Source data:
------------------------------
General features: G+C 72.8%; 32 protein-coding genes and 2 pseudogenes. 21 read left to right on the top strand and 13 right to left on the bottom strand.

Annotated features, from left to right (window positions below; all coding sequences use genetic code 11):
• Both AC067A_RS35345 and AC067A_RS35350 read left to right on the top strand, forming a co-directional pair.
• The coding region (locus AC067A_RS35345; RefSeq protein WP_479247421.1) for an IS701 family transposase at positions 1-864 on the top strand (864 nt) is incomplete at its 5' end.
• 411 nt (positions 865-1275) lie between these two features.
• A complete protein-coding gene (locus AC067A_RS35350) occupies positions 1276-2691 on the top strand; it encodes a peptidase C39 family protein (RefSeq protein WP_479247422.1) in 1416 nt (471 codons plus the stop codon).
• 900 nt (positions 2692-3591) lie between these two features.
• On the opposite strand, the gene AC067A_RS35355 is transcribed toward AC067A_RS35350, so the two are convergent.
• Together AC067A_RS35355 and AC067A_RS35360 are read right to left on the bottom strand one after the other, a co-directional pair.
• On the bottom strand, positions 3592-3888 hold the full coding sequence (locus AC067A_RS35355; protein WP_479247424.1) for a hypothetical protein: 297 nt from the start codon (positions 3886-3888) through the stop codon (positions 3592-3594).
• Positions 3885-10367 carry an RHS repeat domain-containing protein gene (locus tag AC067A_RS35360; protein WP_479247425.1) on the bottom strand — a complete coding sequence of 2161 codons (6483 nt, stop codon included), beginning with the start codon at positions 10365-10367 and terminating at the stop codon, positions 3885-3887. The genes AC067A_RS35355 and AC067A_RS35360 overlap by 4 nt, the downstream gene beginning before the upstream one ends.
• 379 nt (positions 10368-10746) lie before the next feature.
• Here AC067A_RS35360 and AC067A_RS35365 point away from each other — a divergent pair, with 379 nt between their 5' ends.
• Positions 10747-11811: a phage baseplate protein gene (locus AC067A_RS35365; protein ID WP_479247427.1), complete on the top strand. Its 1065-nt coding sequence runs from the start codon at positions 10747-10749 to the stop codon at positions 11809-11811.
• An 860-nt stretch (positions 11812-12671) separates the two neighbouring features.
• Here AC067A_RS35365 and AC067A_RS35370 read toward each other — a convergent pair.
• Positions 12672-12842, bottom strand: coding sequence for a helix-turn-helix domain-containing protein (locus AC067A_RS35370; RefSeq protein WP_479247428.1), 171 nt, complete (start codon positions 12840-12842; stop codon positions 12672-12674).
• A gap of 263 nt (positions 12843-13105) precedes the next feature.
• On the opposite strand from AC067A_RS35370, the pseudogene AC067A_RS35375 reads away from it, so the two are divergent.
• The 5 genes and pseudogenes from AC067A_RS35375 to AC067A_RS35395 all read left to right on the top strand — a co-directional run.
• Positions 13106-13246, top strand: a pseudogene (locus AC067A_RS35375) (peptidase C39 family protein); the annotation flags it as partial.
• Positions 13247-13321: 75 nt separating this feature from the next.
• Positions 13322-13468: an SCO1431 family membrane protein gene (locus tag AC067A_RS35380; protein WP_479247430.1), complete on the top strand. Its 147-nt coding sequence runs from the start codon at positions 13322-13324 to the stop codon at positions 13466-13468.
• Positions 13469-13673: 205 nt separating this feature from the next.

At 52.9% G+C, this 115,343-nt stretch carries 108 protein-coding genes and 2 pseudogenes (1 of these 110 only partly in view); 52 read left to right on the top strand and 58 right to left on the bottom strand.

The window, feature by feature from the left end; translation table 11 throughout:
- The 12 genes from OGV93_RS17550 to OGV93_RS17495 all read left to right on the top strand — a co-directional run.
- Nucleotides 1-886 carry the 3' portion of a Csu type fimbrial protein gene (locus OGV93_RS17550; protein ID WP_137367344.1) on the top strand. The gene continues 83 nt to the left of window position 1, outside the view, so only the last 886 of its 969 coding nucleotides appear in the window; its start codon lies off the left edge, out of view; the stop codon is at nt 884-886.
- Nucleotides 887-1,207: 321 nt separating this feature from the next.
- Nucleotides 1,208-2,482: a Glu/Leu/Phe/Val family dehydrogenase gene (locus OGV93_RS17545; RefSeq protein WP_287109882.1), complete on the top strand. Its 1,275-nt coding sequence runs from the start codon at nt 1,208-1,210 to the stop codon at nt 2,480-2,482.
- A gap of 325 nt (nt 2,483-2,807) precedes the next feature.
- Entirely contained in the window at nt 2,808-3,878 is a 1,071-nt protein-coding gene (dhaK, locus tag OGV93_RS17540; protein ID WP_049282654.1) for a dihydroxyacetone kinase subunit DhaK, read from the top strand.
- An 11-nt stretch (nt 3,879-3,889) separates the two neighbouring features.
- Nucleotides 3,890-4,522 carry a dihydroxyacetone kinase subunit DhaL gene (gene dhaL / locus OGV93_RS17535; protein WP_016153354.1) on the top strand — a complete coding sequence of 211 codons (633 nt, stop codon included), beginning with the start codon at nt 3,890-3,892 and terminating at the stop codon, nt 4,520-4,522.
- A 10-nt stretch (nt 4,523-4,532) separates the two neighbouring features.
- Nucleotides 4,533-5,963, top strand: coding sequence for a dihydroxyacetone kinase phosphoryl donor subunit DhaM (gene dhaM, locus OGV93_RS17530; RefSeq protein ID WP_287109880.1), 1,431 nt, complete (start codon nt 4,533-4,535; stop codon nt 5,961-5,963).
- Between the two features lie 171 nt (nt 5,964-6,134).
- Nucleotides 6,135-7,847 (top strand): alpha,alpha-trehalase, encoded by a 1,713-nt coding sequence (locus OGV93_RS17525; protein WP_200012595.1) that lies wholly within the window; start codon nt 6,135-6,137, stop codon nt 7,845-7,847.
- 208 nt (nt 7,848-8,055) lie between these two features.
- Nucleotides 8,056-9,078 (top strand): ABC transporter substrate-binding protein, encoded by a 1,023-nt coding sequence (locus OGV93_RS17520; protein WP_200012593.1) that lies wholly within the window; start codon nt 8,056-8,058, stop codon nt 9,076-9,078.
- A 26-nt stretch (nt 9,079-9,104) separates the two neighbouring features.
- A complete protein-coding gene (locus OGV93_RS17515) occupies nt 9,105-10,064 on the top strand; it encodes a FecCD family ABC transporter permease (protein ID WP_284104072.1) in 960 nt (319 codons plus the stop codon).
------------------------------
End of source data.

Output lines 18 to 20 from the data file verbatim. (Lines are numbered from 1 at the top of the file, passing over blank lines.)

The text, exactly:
• A gap of 263 nt (positions 12843-13105) precedes the next feature.
• On the opposite strand from AC067A_RS35370, the pseudogene AC067A_RS35375 reads away from it, so the two are divergent.
• The 5 genes and pseudogenes from AC067A_RS35375 to AC067A_RS35395 all read left to right on the top strand — a co-directional run.